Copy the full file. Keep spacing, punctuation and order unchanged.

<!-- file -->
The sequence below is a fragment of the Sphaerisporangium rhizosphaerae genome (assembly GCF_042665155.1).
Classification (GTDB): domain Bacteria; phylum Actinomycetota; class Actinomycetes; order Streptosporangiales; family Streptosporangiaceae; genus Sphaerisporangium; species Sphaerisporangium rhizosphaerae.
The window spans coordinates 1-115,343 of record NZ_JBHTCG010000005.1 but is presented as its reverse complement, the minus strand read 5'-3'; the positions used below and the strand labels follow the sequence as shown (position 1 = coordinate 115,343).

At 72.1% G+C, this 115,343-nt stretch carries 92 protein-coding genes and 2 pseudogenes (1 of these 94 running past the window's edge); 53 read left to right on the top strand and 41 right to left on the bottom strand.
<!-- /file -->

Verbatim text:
The sequence below is a fragment of the Sphaerisporangium rhizosphaerae genome (assembly GCF_042665155.1).
Classification (GTDB): domain Bacteria; phylum Actinomycetota; class Actinomycetes; order Streptosporangiales; family Streptosporangiaceae; genus Sphaerisporangium; species Sphaerisporangium rhizosphaerae.
The window spans coordinates 1-115,343 of record NZ_JBHTCG010000005.1 but is presented as its reverse complement, the minus strand read 5'-3'; the positions used below and the strand labels follow the sequence as shown (position 1 = coordinate 115,343).

At 72.1% G+C, this 115,343-nt stretch carries 92 protein-coding genes and 2 pseudogenes (1 of these 94 running past the window's edge); 53 read left to right on the top strand and 41 right to left on the bottom strand.